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  • Writer's pictureShamsher singh


Jassa Singh Ahluwalia was born in 1718 at a village called Ahluwal near Lahore that was set up by his ancestor, Sadda Singh, a devotee of Guru Hargobind Sahib Ji. He was a prominent leader of the Sikh Empire and his contributions and works had always been remarkable as well as admirable. With his works, he was honored with the title ‘NAWAB’ at Amritsar in 1754. At the age of four, he lost his father Sardar Badar Singh Ji and therefore, his mother and he moved to Dehli where they performed kirtan. Mata Sundri Ji was pleased with him and showered her blessings to him. Jassa Singh Ahluwalia along with his mother settled further in Jalandhar, where they used to recite the kirtans in the early mornings. On the day of Gurpurab, he was accompanied by his uncle and mother to pay a visit to Nawab Kapur Singh.

When Jassa Singh Ji recited the Asa Di Vaar Kirtan, the Nawab was so impressed and convinced him to stay over for a month. Furthermore, he also started practicing the art of war, and became advanced in horse riding, swordplay and archery. In 1745, Nawab Kapur Singh organized the Sikh Misl in eleven with their own name and flag. Jassa Singh Ahluwalia headed the Ahluwalia Army along with being nominated as the successor of Nawab Kapur Singh on the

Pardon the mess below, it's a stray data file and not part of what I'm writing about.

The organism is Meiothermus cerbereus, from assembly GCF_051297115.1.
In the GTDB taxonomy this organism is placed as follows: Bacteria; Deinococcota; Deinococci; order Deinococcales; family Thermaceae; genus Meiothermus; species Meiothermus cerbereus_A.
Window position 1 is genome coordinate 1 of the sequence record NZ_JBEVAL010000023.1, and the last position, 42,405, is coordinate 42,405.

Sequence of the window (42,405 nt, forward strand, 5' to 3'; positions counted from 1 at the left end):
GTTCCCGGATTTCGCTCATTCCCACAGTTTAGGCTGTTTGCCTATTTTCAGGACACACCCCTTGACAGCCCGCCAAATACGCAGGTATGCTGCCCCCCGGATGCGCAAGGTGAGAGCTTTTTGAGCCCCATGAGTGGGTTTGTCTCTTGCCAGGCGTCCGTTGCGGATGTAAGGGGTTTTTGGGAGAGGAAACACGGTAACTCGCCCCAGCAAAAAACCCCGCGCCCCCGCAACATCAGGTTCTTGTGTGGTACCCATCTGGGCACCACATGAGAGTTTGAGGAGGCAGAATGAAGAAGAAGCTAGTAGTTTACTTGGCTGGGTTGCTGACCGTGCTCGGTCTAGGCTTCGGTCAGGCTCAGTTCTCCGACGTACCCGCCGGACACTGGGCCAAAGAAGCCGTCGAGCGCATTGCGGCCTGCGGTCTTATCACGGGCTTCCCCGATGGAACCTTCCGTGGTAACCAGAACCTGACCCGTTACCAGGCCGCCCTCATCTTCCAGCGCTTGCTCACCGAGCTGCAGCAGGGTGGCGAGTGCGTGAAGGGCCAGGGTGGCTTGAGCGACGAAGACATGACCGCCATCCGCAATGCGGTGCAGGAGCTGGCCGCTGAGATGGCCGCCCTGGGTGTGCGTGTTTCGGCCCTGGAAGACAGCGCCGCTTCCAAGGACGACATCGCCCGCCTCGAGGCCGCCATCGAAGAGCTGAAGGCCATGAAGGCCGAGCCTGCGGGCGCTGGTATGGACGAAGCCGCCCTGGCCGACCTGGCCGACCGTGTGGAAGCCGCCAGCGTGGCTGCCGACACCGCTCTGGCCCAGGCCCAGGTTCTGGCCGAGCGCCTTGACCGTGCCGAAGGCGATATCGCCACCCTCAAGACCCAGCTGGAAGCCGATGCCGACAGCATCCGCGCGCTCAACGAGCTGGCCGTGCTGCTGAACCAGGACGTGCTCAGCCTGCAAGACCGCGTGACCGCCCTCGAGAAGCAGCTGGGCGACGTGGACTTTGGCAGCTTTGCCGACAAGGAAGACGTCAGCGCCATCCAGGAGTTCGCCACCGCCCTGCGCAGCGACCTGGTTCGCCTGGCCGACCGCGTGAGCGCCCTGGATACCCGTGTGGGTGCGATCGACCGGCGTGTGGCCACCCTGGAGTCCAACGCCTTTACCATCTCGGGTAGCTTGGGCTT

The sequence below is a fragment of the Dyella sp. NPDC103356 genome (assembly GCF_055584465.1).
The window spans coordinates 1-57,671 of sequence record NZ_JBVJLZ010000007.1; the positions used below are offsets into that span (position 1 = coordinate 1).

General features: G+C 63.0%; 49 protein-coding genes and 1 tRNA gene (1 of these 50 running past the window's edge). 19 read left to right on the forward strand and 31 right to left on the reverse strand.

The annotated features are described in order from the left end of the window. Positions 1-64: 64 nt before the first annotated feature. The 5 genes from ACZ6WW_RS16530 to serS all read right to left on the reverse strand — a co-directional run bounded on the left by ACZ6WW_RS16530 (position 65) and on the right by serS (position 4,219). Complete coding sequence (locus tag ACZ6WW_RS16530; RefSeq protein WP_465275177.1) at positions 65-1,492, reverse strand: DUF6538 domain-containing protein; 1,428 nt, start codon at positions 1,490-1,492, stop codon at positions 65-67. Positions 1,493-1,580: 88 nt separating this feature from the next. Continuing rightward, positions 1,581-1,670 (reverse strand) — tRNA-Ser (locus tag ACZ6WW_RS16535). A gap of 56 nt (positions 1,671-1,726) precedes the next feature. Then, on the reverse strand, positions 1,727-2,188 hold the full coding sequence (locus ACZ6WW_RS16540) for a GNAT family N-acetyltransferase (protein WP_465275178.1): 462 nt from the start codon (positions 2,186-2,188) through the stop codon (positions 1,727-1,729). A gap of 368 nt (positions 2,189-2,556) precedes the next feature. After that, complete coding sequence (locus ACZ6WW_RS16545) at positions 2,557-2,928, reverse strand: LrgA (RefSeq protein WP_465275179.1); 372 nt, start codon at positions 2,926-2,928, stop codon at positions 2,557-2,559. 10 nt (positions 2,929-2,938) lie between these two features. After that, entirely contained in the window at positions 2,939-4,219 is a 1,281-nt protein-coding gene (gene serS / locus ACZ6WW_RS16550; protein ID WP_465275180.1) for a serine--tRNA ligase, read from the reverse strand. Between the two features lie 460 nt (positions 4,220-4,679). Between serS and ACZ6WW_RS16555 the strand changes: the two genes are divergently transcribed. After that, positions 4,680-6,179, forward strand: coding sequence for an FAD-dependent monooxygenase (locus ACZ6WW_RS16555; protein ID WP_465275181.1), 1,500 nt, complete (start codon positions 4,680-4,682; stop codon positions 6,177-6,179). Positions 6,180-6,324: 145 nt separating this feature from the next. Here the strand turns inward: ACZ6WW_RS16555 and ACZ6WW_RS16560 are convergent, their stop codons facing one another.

eve of his death in 1753. With the succeeding years, the Khalsa Panth admired him a lot and designated him as Sultan-ul -quam (king of the nation), where they captured Lahore in 1761. In the year 1764, the Afghani invasions led to the destruction of Harmandir Sahib, which was rebuilt by Jassa Singh Ahluwalia. In April 1761, Abdali defeated the Mughals in Panipat for the third time, but along with this, he took 2200 women along with him to Afghanistan to sell them further for slavery. The relatives of the victims reached out to Jassa Singh ji and he along with his voluntary force was immediately set. They caught up with the Afghans at the banks of River Sutlej at Goindwal. The women were rescued and sent back safely with their families. Beloved by God and the Sikh Community, he was titled as ‘Guru Ka Lal’. He left for his heavenly abode in the year 1783 and he was cremated within the premises of Harmandir Sahib. He was succeeded by Akali Nihang Baba Naina Singh Ji. The works and contributions of Jassa Singh Ahluwalia have been unforgettable and marked the history of the Sikh Community. To keep him alive within us, Nawab Jassa Singh Ahluwalia Government College (NJSA Government College) in Kapurthala was founded in 1856 by Raja Randhir Singh of Kaputhala. A commemorative postage stamp on Jassa Singh Ahluwalia was issued by the Government of India on 4 April 1985.



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